Is the pandemic ‘over’ in your country? In the rest of the world, it isn’t
- The early days of the pandemic were dominated by a chorus of ‘we are all in this together’, but that ended when successful vaccines were approved
- As uneven roll-outs continue, we now stand at an important crossroads. Do we continue to prioritise stock markets over food banks, and passports over humanity?
From the outset, it is important to distinguish the question of whether the virus has been brought under control from the question of whether we should be celebrating the end of the pandemic. The SARS-CoV-2 virus is a contagious, highly infectious agent responsible for case counts and death tolls. It is a medical and scientific issue.
The first question – whether the virus is being brought under control by the arrival of vaccines – depends entirely on where you are and who you are.
The pre-vaccine days of the pandemic were dominated by a global chorus of “we are all in this together”, a chant that quickly ended as soon as the first successful vaccines were approved and it was realised that decisions had to be made about who would be prioritised for first doses.
The pandemic question has brought similar responses. Enormous bailouts have been administered around the world, although, in most countries, the lion’s share has gone to corporations and billionaires while a relative pittance has been used to directly benefit the essential workers who have kept our world afloat.
Despite their differences, the answer to both the virus and the pandemic questions is the same – to recognise that we are a global community, all living on a shared planet, and doing so with other species.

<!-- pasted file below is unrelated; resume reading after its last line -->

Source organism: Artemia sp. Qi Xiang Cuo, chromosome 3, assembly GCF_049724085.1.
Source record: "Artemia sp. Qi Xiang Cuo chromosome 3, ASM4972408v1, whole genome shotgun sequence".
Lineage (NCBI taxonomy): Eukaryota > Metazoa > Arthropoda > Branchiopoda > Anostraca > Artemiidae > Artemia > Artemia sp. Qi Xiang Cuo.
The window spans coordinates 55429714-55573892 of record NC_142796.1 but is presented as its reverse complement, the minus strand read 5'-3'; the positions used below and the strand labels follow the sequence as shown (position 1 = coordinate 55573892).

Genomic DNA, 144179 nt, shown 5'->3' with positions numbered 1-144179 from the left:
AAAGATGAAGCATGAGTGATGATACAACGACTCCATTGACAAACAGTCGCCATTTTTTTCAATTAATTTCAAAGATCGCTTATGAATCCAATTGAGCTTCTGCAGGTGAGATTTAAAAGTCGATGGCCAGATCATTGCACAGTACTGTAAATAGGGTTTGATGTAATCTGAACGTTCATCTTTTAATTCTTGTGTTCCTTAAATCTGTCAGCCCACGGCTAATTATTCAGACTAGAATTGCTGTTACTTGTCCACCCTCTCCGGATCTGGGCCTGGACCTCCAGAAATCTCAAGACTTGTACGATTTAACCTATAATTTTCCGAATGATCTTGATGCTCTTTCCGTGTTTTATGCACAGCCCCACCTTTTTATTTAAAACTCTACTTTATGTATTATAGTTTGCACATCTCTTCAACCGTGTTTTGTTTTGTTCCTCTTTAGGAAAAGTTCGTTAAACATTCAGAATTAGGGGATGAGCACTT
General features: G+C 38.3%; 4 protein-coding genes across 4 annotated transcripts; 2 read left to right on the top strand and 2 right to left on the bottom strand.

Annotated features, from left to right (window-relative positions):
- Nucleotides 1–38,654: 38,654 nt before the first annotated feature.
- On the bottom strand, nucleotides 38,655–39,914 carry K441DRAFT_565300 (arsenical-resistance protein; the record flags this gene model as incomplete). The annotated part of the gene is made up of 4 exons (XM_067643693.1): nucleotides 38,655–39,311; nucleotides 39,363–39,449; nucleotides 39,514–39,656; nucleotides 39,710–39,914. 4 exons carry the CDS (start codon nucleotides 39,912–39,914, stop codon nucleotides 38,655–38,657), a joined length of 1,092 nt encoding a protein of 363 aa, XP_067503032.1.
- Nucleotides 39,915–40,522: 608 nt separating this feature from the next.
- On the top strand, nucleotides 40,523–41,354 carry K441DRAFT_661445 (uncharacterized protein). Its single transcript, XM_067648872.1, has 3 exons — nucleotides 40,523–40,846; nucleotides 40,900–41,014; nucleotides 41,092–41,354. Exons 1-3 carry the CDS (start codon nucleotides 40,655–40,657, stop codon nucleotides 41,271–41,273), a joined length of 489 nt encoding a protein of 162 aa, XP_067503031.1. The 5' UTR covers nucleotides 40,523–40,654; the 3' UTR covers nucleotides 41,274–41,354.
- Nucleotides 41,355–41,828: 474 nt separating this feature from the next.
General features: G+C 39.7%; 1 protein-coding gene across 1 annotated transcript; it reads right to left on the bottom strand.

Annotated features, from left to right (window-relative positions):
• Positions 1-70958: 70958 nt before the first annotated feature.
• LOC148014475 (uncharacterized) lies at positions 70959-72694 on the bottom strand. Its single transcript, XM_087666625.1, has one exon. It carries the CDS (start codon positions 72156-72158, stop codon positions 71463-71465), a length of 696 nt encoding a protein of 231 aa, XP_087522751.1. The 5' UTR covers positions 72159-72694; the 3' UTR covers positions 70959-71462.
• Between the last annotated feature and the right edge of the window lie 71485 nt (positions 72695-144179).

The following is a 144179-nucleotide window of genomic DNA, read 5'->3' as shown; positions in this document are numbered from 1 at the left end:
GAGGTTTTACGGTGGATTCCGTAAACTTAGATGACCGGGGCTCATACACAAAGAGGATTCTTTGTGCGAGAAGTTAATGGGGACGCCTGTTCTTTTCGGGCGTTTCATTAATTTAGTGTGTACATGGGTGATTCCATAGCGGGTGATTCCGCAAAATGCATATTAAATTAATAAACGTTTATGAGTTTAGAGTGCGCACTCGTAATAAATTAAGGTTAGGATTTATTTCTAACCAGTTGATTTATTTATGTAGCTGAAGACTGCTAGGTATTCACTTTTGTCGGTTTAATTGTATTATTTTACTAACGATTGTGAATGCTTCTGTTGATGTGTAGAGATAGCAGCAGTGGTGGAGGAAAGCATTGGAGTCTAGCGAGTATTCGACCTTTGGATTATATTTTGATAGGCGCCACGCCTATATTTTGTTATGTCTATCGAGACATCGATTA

A virus first detected in Wuhan has proven more than effective in infecting political leaders in Mexico, workers in Auckland, and children in Mumbai all the same. The only way to truly control the SARS-CoV-2 virus is to ensure the health and safety, most notably through providing sufficient vaccines, of all peoples.
While figuring out how to control the virus was a necessary triage priority, the real battle is only just beginning as we figure out how to (re)build our societies, and to do so in hopefully more just, equitable and sustainable ways.
As vaccine roll-outs continue around the world, we now stand at an important crossroads. Do we, as we have, continue to worry only about the global jet-set elite, prioritise stock markets over food banks, and value passports over our shared humanity?
Or do we return to our now seemingly long-lost commitment to all be in this together and recognise ourselves as fellow members of the same species, value essential workers the same as hedge fund managers, and unite to defeat a common biological foe?
Medical doctors and scientists have done an unprecedented job of helping us to prevent the virus. It is now up to us, as fellow human beings, to truly cure our world. Vaccines can help prevent viruses, but only people can help cure societies.
Dr. J. Michael Ryan is an assistant professor of sociology at Nazarbayev University (Kazakhstan). He is the editor of “COVID-19: Global pandemic, societal responses, ideological solutions”, and “COVID-19: Social consequences and cultural responses”